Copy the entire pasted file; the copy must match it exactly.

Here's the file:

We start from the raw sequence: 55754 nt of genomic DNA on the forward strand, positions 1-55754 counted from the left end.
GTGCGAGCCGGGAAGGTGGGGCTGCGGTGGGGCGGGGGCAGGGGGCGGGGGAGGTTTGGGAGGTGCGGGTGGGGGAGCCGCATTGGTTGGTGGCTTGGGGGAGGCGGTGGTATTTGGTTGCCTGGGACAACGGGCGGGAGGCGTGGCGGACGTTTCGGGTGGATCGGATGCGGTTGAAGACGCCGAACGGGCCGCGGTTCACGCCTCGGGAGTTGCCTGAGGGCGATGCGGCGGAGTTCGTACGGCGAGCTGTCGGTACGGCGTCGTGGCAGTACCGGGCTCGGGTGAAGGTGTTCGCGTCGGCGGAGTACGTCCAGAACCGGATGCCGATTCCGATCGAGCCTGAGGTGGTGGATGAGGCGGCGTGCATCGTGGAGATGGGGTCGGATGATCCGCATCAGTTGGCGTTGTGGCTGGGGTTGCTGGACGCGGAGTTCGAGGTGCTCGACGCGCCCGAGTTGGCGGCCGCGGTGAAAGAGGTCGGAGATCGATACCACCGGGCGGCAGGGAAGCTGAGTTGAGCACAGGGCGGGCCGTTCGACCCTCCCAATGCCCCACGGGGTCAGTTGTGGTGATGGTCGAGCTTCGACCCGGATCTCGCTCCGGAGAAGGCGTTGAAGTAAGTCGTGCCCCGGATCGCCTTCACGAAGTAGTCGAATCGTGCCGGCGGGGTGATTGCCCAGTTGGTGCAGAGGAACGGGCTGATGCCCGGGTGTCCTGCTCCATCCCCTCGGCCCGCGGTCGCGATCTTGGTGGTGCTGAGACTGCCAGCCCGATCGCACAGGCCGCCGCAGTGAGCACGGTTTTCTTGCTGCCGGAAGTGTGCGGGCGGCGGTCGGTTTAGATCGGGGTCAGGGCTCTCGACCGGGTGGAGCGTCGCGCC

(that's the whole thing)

We start from the raw sequence: 55754 nt of genomic DNA on the forward strand, positions 1-55754 counted from the left end.
GTGCGAGCCGGGAAGGTGGGGCTGCGGTGGGGCGGGGGCAGGGGGCGGGGGAGGTTTGGGAGGTGCGGGTGGGGGAGCCGCATTGGTTGGTGGCTTGGGGGAGGCGGTGGTATTTGGTTGCCTGGGACAACGGGCGGGAGGCGTGGCGGACGTTTCGGGTGGATCGGATGCGGTTGAAGACGCCGAACGGGCCGCGGTTCACGCCTCGGGAGTTGCCTGAGGGCGATGCGGCGGAGTTCGTACGGCGAGCTGTCGGTACGGCGTCGTGGCAGTACCGGGCTCGGGTGAAGGTGTTCGCGTCGGCGGAGTACGTCCAGAACCGGATGCCGATTCCGATCGAGCCTGAGGTGGTGGATGAGGCGGCGTGCATCGTGGAGATGGGGTCGGATGATCCGCATCAGTTGGCGTTGTGGCTGGGGTTGCTGGACGCGGAGTTCGAGGTGCTCGACGCGCCCGAGTTGGCGGCCGCGGTGAAAGAGGTCGGAGATCGATACCACCGGGCGGCAGGGAAGCTGAGTTGAGCACAGGGCGGGCCGTTCGACCCTCCCAATGCCCCACGGGGTCAGTTGTGGTGATGGTCGAGCTTCGACCCGGATCTCGCTCCGGAGAAGGCGTTGAAGTAAGTCGTGCCCCGGATCGCCTTCACGAAGTAGTCGAATCGTGCCGGCGGGGTGATTGCCCAGTTGGTGCAGAGGAACGGGCTGATGCCCGGGTGTCCTGCTCCATCCCCTCGGCCCGCGGTCGCGATCTTGGTGGTGCTGAGACTGCCAGCCCGATCGCACAGGCCGCCGCAGTGAGCACGGTTTTCTTGCTGCCGGAAGTGTGCGGGCGGCGGTCGGTTTAGATCGGGGTCAGGGCTCTCGACCGGGTGGAGCGTCGCGCC